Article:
So. I really encourage you to make these pancakes. They’re nowhere near fluffy, but they’re awesome. Also, because they’ve got cooked oats in them, they’re a bit porridgelike in consistency – but in a good, fried-in-a-skillet way. Perhaps it’d be a good way for porridge haters to get their oats? Let me know if you give it a try.

*er, okay, maybe I’m being a bit harsh. There are plenty of really delicious traditional flour pancakes out there. But I have had my share of decidedly average ones. Don’t tell me you haven’t.

FIG, WALNUT & OATMEAL PANCAKES
(adapted from this recipe by Mark Bittman in the New York Times) 

1/2 cup rye flour*
1/4 rolled oats
(here, I used the “quick cook” type – the smaller flakes)
1  tsp baking powder
3/4 tsp salt
1 egg
1/2 cup milk
2 cups cooked whole rolled oats
1 tbsp honey
1/3 cup chopped toasted walnuts
1/3 cup chopped dried figs

First, cook some oats – just in water is fine – I used about a cup of oats to get more or less two cups of cooked oatmeal. Let it cool a bit.

Meanwhile, mix together the dry ingredients (flour, oats, baking powder, salt) in a bowl. In a separate bowl, mix together the egg and milk, then stir in the cooked oatmeal and the honey. Add the wet ingredients to the dry ingredients and stir gently to combine. The mixture will be thicker than you might be used to for pancake batter, but you should be able to get thick, gloopy ladlefuls of it pretty easily – if it seems too thick, just add more water; if it seems too thin, add more flour. Fold in the walnuts and the fig pieces.

Cook in an oiled skillet (cast-iron is great) over medium heat, making sure the skillet’s nice and hot before you add the batter. Flip when they’re golden-brown on the underside and little bubbles appear on top (this may be less noticeable than with normal pancakes because of all the stuff that’s in the batter, so if in doubt, check the underside). I found 3-4 minutes on one side and then about 2-3 on the other worked well.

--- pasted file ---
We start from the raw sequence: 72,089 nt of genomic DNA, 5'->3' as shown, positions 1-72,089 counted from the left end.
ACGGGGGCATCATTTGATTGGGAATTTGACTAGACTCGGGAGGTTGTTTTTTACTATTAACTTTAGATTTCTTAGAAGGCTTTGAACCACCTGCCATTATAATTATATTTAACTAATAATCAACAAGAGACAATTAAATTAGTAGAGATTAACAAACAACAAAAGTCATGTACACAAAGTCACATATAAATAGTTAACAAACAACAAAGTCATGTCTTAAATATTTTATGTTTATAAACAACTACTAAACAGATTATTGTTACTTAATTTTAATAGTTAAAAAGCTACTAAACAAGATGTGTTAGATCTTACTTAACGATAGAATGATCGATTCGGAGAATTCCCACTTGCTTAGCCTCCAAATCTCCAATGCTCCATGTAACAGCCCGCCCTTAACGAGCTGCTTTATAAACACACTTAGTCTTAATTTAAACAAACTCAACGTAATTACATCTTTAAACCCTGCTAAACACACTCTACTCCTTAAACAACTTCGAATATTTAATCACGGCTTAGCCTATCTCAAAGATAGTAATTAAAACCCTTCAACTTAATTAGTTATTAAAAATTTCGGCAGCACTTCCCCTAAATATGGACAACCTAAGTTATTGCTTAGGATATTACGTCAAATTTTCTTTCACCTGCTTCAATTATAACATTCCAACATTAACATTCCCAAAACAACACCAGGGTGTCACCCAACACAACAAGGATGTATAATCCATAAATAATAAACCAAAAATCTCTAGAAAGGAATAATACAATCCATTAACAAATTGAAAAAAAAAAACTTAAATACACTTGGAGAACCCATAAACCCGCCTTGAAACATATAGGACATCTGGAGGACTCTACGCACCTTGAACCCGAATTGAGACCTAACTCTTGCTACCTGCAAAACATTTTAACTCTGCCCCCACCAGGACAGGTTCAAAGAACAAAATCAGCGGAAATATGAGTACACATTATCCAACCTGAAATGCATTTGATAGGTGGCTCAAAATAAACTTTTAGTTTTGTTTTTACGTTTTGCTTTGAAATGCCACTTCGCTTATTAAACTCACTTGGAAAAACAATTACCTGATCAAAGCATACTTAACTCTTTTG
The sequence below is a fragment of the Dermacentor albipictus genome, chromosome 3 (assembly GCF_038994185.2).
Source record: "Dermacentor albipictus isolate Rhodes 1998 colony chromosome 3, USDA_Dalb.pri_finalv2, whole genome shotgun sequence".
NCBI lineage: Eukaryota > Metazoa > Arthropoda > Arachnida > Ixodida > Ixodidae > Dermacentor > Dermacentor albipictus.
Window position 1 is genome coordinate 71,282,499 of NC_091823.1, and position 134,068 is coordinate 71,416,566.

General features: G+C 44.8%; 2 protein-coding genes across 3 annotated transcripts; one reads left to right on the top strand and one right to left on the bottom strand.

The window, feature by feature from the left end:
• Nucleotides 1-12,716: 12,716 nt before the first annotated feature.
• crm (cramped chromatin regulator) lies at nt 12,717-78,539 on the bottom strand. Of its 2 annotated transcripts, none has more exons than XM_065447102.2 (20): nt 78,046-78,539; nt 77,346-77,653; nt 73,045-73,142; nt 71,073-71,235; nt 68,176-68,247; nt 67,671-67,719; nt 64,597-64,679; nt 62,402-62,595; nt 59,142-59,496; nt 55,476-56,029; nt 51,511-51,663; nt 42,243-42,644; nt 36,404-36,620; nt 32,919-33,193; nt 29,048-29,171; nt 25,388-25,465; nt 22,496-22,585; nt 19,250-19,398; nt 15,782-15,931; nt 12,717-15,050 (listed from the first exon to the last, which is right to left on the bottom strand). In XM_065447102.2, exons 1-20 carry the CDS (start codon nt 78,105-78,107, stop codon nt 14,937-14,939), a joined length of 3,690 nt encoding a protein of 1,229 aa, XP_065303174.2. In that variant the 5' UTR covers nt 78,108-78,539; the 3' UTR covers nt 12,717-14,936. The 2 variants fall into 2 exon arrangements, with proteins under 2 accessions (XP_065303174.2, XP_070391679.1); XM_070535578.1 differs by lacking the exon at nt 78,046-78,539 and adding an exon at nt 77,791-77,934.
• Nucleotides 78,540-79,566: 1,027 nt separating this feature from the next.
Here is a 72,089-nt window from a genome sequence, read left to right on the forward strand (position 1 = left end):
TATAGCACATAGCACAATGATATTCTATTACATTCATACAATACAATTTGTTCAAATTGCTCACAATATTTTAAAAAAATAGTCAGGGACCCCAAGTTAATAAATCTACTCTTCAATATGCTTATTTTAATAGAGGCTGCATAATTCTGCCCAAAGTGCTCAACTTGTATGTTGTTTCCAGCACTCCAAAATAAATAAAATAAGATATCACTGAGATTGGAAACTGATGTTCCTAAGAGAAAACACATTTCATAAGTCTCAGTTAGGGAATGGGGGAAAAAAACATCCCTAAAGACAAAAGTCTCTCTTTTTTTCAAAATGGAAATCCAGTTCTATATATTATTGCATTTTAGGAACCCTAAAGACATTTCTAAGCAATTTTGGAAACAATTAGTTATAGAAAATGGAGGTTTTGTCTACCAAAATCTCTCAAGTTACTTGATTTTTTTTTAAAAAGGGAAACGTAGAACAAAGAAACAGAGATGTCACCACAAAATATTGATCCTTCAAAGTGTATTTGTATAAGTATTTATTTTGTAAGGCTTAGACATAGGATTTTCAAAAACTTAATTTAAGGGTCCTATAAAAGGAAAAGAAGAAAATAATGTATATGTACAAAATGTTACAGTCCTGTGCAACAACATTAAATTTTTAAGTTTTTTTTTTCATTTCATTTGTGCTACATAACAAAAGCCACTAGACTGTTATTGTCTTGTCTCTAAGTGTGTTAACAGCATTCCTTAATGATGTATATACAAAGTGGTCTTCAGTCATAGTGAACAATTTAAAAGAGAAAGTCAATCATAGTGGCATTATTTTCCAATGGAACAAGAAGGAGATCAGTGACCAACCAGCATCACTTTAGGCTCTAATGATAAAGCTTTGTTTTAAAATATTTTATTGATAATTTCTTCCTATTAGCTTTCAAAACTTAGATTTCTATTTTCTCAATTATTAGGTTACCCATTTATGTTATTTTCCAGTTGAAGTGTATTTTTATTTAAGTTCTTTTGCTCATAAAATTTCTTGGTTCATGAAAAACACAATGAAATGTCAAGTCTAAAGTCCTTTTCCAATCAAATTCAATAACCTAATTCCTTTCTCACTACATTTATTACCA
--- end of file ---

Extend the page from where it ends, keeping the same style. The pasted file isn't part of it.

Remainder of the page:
Serve with butter and honey.

*(or any flour, really, I just had rye and wanted to give them a bit more depth. I imagine buckwheat’d also be great)

cornmeal griddlecakes with vanilla-mint strawberries & honeyed sour cream

In breakfast, gluten free, summer, sweets, year-round on 5 January, 2012 at 12:59 am

I don’t know about you, but today was my first day back at work for 2012. (Happy new year, everyone! Hope you’ve all had a relaxing holiday. And if you’re still on holiday, hope you’re making the most of it!)

Tearing myself away from my dear, dear bed this morning was the hardest thing I’ve done all year (granted, we’re only four days in, but…), and I wasn’t feeling overly happy about heading back to work.* But I wasn’t feeling overly sad, either. Which was really good news: an improvement over this same time last year.

On the first day back last year I had the back-to-work blues, hard. I pretty much spent the whole of that first shortened week shuffling around in a mopey haze – I think I even had to go have a secret cry in the bathroom at work, which sounds utterly stupid in hindsight, but at the time it was serious business, like any half-decent self-pity session is when you’re in the midst of it.

Last January I was grieving the abrupt end of a summer holiday, pining for things I never knew I loved so dearly until I was torn away and shoved back under glaring fluorescent lights: the cliched things like sun, surf, sand, diving headfirst into waves, watching phosphorescence tumble through seafoam at midnight, cold watermelon scooped into balls, books and board games and beer. I was all full of mournful regret at not having had the foresight of taking extra time off work, and yeah, okay, first world problem, I’m sorry now, it sounds so silly in hindsight. (And, I’m happy to report, I got over it pretty quickly.)

So this year I was pleasantly surprised that, aside from a little difficulty actually putting work-related sentences together (and the weird typos that come from getting reacquainted with a normal keyboard, not my runty laptop one), today went pretty well. No tears, anyway, and with the help of lots and lots of coffee, I made it to 5pm relatively unscathed. And ready to do it all again tomorrow. Amazing!

Anyway, I don’t know what this all has to do with pancakes. But I can tell you that this year I’ve subbed pancakes for Pakiri, and going back to work was a little easier. A correlation? Probably not. But pancakes are always good.